Just like how sand fills up the spaces between the stones and pebbles in a jar, increasing the number of motorcycles on our roads will not impact the transport system severely.
The road infrastructure in Singapore is ideal for motorcyclists, compared with many Asian cities.
However, it is strange to see that in a developed nation like ours, the authorities still allow riders to ride in shorts, slippers and uncertified helmets.
I suggest the authorities look more into areas concerning safety than ways to restrict motorcycle use.
The current disproportionately low quota for motorcycle certificates of entitlement (COEs) and their high prices encourage owners to hold on to their motorcycles, which are getting older, possibly adding to greater pollution.
Many low-income earners are also paying hefty interest rates to motorcycle dealers for second-hand motorcycles, further compounding their hardship.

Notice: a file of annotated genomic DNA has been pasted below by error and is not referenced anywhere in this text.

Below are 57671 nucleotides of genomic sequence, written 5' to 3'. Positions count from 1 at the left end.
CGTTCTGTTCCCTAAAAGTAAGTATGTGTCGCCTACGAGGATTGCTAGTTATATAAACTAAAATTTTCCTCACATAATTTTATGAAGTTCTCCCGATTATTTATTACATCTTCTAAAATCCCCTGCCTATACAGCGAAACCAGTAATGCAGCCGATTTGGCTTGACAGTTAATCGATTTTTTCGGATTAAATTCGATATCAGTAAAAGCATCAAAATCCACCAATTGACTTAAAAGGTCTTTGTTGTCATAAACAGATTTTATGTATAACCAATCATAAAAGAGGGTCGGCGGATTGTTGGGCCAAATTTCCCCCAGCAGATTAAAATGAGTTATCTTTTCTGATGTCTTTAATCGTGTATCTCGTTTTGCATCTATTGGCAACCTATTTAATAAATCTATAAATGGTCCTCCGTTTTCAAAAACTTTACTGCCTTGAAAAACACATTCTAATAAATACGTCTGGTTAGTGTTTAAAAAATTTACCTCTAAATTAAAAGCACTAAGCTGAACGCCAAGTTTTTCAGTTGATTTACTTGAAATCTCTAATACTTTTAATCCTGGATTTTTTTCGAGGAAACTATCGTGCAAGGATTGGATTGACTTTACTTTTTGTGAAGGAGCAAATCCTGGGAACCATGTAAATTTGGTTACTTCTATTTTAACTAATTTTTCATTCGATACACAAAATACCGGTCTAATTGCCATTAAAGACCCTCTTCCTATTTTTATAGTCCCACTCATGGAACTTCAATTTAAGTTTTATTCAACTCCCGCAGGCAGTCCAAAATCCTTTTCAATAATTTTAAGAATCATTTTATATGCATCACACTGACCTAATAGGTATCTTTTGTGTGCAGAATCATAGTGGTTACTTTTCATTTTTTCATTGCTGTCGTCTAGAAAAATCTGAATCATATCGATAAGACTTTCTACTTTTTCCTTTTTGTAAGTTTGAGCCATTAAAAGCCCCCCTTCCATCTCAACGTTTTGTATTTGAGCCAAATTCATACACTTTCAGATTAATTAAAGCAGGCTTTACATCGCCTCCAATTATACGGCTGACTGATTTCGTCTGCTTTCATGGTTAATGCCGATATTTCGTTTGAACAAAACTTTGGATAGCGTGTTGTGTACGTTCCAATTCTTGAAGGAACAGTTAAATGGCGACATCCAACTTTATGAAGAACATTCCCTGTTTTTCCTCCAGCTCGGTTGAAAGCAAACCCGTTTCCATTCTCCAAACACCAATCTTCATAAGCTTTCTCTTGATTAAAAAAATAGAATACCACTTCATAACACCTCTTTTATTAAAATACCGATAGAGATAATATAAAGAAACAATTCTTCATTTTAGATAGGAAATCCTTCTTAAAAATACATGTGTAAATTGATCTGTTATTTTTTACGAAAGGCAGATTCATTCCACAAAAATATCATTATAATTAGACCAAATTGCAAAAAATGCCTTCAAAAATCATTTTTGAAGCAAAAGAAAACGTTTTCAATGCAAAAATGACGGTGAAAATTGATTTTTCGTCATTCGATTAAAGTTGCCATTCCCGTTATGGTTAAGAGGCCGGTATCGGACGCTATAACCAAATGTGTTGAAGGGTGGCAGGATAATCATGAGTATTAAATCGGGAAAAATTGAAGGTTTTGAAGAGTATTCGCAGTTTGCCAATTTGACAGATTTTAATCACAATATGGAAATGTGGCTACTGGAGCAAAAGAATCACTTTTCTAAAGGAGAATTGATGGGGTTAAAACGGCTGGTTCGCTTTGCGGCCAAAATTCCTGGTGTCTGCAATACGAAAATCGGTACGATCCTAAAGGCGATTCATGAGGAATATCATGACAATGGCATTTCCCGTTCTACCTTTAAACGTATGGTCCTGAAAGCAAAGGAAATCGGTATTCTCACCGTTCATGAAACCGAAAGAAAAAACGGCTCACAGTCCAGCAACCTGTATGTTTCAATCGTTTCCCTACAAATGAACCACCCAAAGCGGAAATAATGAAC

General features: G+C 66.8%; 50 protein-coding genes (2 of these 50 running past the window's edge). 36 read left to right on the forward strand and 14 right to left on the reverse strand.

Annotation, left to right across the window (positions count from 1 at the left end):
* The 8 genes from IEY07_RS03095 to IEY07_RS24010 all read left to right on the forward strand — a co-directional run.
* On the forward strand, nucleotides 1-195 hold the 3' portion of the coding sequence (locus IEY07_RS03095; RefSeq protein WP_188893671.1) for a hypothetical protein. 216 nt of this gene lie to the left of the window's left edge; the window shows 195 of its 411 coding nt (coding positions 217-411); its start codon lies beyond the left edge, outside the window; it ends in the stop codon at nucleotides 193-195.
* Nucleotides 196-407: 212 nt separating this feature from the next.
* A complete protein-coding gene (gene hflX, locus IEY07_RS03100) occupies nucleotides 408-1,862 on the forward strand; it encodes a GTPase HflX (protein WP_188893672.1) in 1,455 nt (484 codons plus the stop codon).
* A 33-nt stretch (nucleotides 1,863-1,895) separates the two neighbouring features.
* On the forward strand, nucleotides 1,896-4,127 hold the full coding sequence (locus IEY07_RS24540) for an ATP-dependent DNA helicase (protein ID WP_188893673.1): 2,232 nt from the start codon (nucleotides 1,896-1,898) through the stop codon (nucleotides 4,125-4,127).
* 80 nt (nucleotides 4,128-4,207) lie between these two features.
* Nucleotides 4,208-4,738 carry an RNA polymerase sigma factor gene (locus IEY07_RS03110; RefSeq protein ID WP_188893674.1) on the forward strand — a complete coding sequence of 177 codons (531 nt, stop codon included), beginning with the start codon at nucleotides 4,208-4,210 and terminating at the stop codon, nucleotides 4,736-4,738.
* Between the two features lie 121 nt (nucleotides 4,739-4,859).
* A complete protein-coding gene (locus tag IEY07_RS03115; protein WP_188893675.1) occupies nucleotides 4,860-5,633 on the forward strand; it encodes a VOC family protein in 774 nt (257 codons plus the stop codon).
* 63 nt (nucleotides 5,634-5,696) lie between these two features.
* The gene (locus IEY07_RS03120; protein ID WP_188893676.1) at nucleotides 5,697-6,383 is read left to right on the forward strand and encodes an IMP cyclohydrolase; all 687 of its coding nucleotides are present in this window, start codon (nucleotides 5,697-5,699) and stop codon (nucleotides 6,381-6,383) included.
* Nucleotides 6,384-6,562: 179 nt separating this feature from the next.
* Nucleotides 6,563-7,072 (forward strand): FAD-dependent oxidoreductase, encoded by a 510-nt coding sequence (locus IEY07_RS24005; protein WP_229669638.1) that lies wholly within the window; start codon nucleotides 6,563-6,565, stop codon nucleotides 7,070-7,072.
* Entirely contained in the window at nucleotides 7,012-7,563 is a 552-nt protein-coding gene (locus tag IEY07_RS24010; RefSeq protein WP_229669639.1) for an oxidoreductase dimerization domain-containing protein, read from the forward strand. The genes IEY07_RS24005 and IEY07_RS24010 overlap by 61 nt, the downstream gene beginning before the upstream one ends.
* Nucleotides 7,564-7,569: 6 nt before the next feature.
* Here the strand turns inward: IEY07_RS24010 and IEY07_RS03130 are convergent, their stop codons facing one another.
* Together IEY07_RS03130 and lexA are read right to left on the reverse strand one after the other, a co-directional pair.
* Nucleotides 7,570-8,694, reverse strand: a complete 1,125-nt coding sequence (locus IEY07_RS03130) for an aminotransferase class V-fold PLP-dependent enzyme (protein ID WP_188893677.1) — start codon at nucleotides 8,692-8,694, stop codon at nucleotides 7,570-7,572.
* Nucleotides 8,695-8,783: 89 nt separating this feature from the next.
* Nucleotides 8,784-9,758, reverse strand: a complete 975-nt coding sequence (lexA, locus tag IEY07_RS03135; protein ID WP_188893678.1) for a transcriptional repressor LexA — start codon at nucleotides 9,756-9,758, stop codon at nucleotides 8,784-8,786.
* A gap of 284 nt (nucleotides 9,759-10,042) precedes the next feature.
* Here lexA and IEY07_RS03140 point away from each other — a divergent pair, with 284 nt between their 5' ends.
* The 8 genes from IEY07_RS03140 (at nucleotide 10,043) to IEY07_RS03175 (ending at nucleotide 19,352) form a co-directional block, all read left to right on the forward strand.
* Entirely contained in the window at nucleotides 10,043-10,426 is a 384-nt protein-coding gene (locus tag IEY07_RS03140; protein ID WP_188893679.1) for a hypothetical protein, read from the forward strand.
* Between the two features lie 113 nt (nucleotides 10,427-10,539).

In land-scarce Singapore, deliveries using motorcycles should be encouraged. They are more efficient, less pollutive and reduce business costs.
The current COE practice, where a percentage of deregistrations from each vehicle category has to be funnelled to the open category, hits motorcyclists harder, as it is highly unlikely that open category COEs will be used for motorcycle registrations.
Finally, Singaporeans are significantly disadvantaged when motorcycles from across the Causeway can use our limited road space freely, with low cost of ownership and maintenance, almost-zero entry cost (if they enter at specific times) and low fuel cost (if they refuel in Malaysia).
A paradigm shift in thinking is necessary by the authorities and I urge them to take a macro view of the situation, rather than see it from the perspective of car drivers.
Have studies been conducted on how an increase in motorcycle numbers affects our road use?
Can the car-lite initiative be better achieved by encouraging more two-wheelers on our roads?
This article was first published on March 7, 2016.
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